The design may be similar but I made quite a few changes this time. Dino is of course orange flavoured to match the colour. Vanilla bean swiss meringue buttercream (smbc) is used instead of non-dairy cream as it holds up much better in Singapore's hot and humid climate. My first dino cake was made before I discovered how easy it is to make smbc. The method of baking the base cake is also different. Instead of baking a thin green layer cake and cutting it to fit the bottom plain vanilla chiffon sponge, I decided to be adventurous and bake a two-toned base cake to cut out the hassle of baking a separate cake, carving and then assembling it.
This bake involves quite a few things to bake...
First, the brown sugar cookies with blue total icing was made.
Next, thin layer chiffon cakes were baked for black, white, yellow, green and brown. A thick layer cake was baked for the green spines. I made use of flavourings to color the various colors. Lemon paste for yellow, Pandan paste for green, cocoa powder for brown and charcoal for black.
Here comes the fun part of making Dino. I won't go into details of how to make the chiffon cakes but state the ingredients and baking time for the various parts. You may refer to the section on vanilla chiffon cake below for that. I prepared a tray of water at the bottom of the oven to introduce steam during baking so your baking time will be different from mine if you don't use steam baking.
Orange chiffon cake dinosaur
Ingredients (makes about 2 dinosaurs):
10g caster sugar
28g vegetable/ canola oil
28g orange juice
1g orange zest
40g cake flour
Pinch of salt
1 tsp orange emulco
2 drops of orange gel food colouring
3 egg whites
1/5 tsp cream of tartar
30g caster sugar
Baking temperature and time for parts:
Feet: Baked in round silicone ice cube tray for 13 minutes at 160°C.
Neck and tail: Very thin layer cake baked in 6" square tin lined with baking sheet for 9 minutes at 160°C.
Head: Baked in eggshells that have inner membrane removed. Baked at 160°C for 5 minutes, 150°C for 10 minutes followed by 140°C for another 5-10 minutes. Note that baking time varies according to shell size. Test with toothpick for doneness.
Body: Baked in 8.5cm diameter round bottomed glass bowl at 160°C for 5 minutes, 150°C for 10 minutes followed by 140°C for another 20-25 minutes. I filled the bowls until about 80% full.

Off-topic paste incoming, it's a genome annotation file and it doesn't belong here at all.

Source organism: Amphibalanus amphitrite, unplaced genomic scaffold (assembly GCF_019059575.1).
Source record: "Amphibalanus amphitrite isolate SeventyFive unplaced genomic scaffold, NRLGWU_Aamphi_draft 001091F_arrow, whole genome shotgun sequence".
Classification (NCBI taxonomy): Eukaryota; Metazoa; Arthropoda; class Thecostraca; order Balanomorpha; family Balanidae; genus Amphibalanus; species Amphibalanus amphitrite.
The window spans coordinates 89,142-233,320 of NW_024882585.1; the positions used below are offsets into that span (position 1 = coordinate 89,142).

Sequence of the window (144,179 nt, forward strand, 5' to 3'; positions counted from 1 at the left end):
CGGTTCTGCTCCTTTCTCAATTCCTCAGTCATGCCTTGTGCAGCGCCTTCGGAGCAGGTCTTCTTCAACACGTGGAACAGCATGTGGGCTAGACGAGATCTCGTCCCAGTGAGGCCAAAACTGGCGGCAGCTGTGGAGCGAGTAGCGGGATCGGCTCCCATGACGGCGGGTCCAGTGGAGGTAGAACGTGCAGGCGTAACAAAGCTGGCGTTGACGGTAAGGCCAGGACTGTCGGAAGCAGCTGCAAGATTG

Freshly baked and unmoulded parts
Assemble with melted marshmellows. As the orange cake is really soft, I had to use a brown sugar cookie base to stabilize the head by passing a wooden skewer from the head, through the neck and body and into the cookie base under Dino. I didn't paint on the black parts of the face but used black chiffon cake instead.
Store Dino in an airtight container in the fridge. But brush him with syrup before doing that. Dissolve 5g of sugar in 20ml of hot water to make the syrup.
You have heard never to grease your tins for baking chiffon cakes. I greased both the base and sides of the tins used to bake both 9" round layer cakes. This is possible as it is not a very tall cake and I didn't invert to cool. I borrowed the baking technique for souffle cheesecakes that makes use of gradually decreasing oven temperature and baking with steam or water bath. I made the batter using standard chiffon technique. Here's the result of a freshly baked and cooled cake. Nicely smooth, moist and have minimal shrinkage.
9" diameter and 1.5" tall tin
Remember to grease the tins generously with oil or butter or you may have difficulty removing the cake. The reason why I don't line the tins with baking sheet is because baking sheet tends to wrinkle during cooling. Your cake will end up looking wrinkly. The cake needs to be in contact with the tin in order for you to get a nice shape. If you are baking for home consumption without bothering if the exterior looks nice, you may line the base of the tin.
Here's my freshly unmoulded two-toned layer!
Vanilla chiffon cake
Ingredients (makes two 9" thick layer cakes):
6 egg yolks
30g caster sugar
120g cake flour
1/8 tsp salt
2 tsp vanilla extract
2 drops green gel food colouring
8 egg whites
80g caster sugar
1/2 tsp cream of tartar
1.Prepare a deep tray of water at the base of the oven. Preheat to 150°C. Use an oven thermometer if possible. I use one all the time. Set the oven rack to second lowest position, just above the tray of water.
2. Whisk egg yolks and sugar until thick and pale. Gradually add oil and whisk until well combined. Gradually add milk and vanilla and whisk until well combined. Whisk in sifted flour and salt gradually until no trace of flour is seen.
3. Prepare the meringue. Beat egg whites until foamy with electric mixer. Add cream of tartar and beat until stiff peaks form, gradually adding sugar while beating.
4. Fold the meringue into the egg yolk batter in two additions.
5. Pour the batter slowly into the two tins. For the two toned cake, pour the green batter first. Use a spoon to scoop the plain batter on top, making sure it lines the side of the tin. I used a ratio of 3:1 for plain:green batter for two tins, one plain and one two-toned. Tap the tins on the table to release trapped air.
6. Bake for 15 minutes at 150°C, 15 minutes at 140°C, 15 minutes at 130°C and then switch off the heat but keep the oven door closed for another 15 minutes. Cool the tin completely before removing the cake.
Finally, make the smbc. You may choose to make this earlier and freeze/refrigerate it first. Just rewhip before assembly.
Vanilla bean smbc
150g egg whites (about 4 large eggs)
100g caster sugar
1/8 tsp salt
270g unsalted butter (I use Lurpak)
2 tsp vanilla bean paste*
Please refer to this post for the steps.
* you may replace with vanilla extract but the paste has a richer flavour.
Assemble the cake with fresh strawberries.
Assemble the whole cake with trees, grass, Dino and words. Brush the surface of cake parts with syrup.
Keep the cake refrigerated until it is time to serve.